Love is blind, so the saying goes. I’m certainly not going to suggest I’ve ever seen friends make questionable choices in their love life, but I have seen business buyers so enamored with an opportunity that they either ignored certain warning signs or willfully chose not to look.
Yes, as a business buyer you have to move quickly in today’s competitive market. (Be ready to put a ring on it, you might say.) But don’t let an initial infatuation keep you from doing your due diligence. Here are six potential blind spots that could cause you a lot of heartache down the road:
Financial adjustments: The seller and their team typically make adjustments to normalize EBITDA against any unusual expenditures or optional owner perks. But in some cases, the selling team gets a little too aggressive and starts adding back expenses things that you’ll still have in the future. Ignore $100,000 worth of add backs on a five-multiple sale and you’re paying an extra half million on the business.
Working capital: There’s profit and loss, and then there’s cash flow. I can count on one hand the number of times I’ve seen buyers and sellers agree on working capital with no negotiation. You need to understand how the seller’s business operates and how much “gas” (working capital) they need in the take to keep things running.
Revenue recognition: Long-term jobs present special problems for revenue recognition. How the seller recognizes revenue could impact EBITDA and other performance records. You need to understand the quality of the earning, and how much has been booked against ongoing projects, and the expenses you’ll incur as you continue to deliver.
Culture: You can’t find it on a balance sheet, but it could make or break your success. Pay attention to culture issues like customer service philosophies, innovation, risk, how decisions get made, flexible work, and employee benefits. Even if you’re buying 100 percent of the business, these issues matter to the remaining management and employee team.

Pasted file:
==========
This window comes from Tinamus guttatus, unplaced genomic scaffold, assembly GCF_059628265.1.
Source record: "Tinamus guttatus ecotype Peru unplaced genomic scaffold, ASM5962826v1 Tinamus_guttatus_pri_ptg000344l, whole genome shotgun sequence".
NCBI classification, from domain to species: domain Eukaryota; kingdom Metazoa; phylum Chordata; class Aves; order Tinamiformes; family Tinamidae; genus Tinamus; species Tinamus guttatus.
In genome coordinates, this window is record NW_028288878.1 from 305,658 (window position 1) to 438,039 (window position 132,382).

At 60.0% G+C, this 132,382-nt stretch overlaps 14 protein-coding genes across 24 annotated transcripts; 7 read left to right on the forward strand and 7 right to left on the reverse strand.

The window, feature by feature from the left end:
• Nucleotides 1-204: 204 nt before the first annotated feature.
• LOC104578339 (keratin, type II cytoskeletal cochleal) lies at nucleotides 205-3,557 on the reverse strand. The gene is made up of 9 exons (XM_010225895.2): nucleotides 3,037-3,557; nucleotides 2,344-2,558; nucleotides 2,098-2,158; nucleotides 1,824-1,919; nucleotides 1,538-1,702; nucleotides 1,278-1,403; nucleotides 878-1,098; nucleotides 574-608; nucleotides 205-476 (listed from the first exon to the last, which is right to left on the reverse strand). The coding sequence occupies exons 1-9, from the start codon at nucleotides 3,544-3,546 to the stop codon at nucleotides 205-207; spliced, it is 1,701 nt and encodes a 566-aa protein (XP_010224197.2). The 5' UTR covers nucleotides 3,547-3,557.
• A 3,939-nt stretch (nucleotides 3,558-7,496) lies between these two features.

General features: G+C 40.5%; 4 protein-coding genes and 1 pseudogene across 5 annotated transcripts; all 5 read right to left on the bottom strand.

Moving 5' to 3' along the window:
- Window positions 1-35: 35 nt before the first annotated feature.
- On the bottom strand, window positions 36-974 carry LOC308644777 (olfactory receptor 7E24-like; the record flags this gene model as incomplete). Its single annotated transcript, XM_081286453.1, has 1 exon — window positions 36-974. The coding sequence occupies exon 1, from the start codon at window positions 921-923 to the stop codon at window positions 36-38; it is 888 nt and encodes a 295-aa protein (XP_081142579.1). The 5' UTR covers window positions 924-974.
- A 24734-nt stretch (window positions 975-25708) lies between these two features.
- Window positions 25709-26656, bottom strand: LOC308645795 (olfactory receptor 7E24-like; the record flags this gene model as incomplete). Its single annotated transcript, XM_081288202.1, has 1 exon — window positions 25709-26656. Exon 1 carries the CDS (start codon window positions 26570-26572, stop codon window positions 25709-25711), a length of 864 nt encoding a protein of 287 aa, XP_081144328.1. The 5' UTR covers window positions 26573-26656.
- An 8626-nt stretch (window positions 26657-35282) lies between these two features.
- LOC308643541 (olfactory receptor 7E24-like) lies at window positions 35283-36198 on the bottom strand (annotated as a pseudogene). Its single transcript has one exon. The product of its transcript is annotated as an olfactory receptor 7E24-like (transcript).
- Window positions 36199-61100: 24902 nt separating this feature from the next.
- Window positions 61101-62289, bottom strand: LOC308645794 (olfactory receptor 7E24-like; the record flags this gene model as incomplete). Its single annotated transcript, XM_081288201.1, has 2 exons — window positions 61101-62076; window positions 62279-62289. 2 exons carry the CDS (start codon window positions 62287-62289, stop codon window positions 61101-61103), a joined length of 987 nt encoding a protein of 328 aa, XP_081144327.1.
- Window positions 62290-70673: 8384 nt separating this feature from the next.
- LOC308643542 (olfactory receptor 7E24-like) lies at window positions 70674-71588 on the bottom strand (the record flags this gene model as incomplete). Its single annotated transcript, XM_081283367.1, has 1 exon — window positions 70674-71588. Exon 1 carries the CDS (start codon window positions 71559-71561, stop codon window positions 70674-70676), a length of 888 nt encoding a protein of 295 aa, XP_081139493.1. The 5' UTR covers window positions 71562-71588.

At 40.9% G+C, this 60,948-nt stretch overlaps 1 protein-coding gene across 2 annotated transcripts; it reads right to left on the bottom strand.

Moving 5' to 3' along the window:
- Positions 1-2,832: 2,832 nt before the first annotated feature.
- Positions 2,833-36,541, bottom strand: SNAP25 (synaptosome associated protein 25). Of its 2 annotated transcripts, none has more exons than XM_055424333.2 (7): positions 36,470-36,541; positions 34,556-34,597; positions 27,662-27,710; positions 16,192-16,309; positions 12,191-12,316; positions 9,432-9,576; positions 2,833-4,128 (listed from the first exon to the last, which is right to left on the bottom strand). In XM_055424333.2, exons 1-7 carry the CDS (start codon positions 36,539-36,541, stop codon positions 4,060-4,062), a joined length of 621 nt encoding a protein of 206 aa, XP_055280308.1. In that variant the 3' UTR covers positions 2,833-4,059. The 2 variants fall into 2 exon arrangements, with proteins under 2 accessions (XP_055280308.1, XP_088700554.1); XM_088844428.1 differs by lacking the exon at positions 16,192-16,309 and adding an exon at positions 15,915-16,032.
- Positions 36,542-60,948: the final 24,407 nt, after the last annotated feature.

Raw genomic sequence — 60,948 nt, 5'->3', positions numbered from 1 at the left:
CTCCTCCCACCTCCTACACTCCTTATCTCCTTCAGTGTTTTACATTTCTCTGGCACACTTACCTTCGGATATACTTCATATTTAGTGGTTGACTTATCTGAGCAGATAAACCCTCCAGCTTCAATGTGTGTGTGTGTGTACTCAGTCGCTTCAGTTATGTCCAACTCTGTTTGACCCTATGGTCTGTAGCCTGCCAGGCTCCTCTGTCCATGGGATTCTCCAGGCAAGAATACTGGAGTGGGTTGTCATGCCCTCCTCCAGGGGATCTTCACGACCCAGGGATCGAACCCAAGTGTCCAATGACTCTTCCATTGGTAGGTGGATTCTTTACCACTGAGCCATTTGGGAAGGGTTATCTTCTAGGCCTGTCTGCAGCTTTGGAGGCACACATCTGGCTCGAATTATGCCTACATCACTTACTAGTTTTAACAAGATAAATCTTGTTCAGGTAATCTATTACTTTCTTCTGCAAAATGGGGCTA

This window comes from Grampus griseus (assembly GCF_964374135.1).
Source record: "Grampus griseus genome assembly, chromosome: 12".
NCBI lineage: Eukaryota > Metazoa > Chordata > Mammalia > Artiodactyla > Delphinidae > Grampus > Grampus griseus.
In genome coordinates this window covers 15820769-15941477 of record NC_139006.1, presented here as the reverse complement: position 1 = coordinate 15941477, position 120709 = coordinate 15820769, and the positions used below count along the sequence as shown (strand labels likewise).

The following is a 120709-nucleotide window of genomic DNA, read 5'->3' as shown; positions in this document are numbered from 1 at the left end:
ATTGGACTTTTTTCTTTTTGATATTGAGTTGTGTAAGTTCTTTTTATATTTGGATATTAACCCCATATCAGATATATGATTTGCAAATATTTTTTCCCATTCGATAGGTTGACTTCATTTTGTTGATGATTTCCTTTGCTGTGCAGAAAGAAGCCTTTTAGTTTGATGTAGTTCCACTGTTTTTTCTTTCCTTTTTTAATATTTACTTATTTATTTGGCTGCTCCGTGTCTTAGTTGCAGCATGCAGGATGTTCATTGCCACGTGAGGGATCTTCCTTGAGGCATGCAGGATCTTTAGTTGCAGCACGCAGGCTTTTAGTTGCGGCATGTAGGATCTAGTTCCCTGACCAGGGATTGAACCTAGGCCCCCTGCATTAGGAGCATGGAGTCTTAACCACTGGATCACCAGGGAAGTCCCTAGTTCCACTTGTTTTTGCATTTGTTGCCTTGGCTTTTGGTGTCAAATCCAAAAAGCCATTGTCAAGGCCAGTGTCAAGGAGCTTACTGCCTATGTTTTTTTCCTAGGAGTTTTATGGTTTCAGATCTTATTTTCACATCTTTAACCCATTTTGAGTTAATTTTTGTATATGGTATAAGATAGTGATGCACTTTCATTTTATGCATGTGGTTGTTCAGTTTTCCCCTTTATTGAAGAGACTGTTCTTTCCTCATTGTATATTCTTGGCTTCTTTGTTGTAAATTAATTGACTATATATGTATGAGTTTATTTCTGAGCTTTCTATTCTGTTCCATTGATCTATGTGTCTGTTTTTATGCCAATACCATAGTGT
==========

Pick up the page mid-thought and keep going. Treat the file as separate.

Utech Group, a Green Bay-based consulting firm, offers a culture analysis tool called “illumyx” that I like to recommend. With a version designed specifically for M&A applications, it allows parties from both sides to investigate future culture alignment issues without risking confidentiality during the sensitive sales process.
Future turnover: Ask the seller about future employee retention. Is anyone near retirement age? Do any of the seller’s family members work in the business? If yes, what are their intentions to stay? Is the seller starting a new business and likely to lure away their trusted team? Talk with your advisor about stay bonuses and other retention strategies to keep key personnel on board.
Customer concentration: A growing sales trend is great. Just understand where all that growth is coming from, particularly if it’s just one customer. Dig in to customer concentration issues, and check trends over several years. Ideally, you want a stable and diverse base of repeat customers, with no one customer accounting for more than 10 to 15 percent of sales.
If there’s a large customer concentration issue, you might work with the seller’s advisor and conduct customer interviews to determine the stability and loyalty of those key accounts. Talk to multiple stakeholders at that account, including key decision makers as well as purchasing personnel.
An M&A transaction should involve a significant amount of due diligence by the buyer and their advisors. You need to confirm that the business is what it’s been presented to be, with sound financials, loyal customers and committed employees.
Joan Young has been assisting buyers and sellers in small businesses since 1980. Her diverse business experience ranges from manufacturing and distribution to retail, publishing, advertising, placement services, direct sales, as well as re-sales of franchise businesses. Committed to strong work ethics, Joan focuses on integrity and professionalism. Her goal is to achieve the desired results for both sellers and buyers. “Win-Win” best describes Joan’s approach to all of her transactions. She owned FranNet of the Bay Area from 1990-2014 and started Sunbelt Business Brokers Greater Bay Area in 2000.